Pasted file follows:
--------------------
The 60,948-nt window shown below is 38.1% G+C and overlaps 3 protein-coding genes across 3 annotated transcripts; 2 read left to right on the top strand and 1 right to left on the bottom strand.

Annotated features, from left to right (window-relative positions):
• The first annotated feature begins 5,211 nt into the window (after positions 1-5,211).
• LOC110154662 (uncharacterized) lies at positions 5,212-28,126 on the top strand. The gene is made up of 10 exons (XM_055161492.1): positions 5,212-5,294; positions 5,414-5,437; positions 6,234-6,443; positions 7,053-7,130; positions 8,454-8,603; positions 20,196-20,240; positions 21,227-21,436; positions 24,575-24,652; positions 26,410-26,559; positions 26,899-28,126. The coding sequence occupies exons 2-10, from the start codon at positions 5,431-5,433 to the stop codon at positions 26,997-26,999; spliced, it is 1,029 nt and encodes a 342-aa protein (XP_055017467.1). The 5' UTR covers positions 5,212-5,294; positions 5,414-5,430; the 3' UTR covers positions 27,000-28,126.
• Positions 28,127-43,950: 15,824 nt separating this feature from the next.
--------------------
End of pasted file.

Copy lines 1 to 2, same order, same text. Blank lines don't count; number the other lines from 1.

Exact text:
The 60,948-nt window shown below is 38.1% G+C and overlaps 3 protein-coding genes across 3 annotated transcripts; 2 read left to right on the top strand and 1 right to left on the bottom strand.

Annotated features, from left to right (window-relative positions):